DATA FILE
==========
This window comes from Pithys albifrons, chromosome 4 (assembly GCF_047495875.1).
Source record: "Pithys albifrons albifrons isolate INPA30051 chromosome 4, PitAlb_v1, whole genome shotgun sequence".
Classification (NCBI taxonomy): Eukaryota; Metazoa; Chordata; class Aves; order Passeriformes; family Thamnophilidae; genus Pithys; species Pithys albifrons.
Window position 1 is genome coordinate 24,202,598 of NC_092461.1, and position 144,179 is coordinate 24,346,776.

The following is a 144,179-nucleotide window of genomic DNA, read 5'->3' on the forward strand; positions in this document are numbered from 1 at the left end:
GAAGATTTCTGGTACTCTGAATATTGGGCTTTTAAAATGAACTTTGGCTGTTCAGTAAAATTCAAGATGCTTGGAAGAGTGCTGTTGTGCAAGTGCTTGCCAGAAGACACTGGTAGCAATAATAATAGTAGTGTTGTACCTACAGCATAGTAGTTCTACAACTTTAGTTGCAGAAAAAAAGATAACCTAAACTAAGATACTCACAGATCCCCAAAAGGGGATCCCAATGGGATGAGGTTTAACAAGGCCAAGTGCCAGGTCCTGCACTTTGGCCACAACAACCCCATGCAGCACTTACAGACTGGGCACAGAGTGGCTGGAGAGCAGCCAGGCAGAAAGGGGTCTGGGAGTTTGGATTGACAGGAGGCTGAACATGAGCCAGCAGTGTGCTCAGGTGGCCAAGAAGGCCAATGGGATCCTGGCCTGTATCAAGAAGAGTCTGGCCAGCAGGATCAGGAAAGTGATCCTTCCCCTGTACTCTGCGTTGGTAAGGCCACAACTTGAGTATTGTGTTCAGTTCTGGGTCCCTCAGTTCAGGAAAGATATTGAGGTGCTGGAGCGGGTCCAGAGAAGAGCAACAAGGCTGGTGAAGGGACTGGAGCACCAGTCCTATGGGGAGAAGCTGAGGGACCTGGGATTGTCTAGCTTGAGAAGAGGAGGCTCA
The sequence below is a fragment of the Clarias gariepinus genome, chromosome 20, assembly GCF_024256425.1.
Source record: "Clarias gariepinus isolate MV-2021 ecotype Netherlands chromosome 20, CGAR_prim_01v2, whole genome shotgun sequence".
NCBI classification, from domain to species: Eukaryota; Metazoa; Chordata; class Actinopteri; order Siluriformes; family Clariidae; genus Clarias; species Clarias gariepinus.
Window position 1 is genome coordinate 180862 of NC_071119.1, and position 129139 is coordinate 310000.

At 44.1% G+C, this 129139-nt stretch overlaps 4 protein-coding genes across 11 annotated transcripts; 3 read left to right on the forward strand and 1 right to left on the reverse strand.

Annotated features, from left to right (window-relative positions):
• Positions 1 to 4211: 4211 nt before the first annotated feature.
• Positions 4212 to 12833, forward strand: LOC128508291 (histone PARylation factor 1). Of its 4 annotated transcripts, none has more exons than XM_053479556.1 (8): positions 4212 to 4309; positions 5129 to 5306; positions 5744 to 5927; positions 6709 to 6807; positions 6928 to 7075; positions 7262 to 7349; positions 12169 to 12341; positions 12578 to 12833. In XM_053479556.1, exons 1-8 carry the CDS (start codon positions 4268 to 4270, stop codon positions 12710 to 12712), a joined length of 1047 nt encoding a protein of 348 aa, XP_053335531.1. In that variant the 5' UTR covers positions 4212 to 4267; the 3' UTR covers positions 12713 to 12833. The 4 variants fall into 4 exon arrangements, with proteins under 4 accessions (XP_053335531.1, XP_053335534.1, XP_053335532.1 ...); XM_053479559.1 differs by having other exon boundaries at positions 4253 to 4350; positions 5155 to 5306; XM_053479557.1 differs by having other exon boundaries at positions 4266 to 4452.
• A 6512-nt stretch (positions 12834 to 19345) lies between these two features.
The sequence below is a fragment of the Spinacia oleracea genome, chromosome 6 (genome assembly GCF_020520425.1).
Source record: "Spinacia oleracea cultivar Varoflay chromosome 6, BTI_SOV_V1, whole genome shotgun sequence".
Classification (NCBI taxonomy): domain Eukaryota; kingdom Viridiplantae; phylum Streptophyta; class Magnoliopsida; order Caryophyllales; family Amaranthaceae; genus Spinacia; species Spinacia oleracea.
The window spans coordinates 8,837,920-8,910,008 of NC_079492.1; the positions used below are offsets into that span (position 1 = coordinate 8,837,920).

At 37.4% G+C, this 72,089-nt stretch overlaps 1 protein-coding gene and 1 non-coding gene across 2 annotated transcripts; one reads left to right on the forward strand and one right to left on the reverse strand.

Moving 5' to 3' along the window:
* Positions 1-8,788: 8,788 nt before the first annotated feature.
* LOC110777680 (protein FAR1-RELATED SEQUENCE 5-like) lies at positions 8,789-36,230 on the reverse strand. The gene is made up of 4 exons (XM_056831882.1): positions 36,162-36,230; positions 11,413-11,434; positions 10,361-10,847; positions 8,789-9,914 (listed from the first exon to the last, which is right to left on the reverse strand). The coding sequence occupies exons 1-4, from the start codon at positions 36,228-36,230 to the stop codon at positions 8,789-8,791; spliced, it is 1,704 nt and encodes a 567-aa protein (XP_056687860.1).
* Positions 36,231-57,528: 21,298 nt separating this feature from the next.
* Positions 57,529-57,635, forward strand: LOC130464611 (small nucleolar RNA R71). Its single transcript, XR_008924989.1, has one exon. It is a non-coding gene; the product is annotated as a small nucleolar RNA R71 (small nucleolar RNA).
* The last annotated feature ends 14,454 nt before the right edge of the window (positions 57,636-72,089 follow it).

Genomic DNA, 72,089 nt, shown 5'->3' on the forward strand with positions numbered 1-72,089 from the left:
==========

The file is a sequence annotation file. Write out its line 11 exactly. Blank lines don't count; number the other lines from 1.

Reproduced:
At 44.1% G+C, this 129139-nt stretch overlaps 4 protein-coding genes across 11 annotated transcripts; 3 read left to right on the forward strand and 1 right to left on the reverse strand.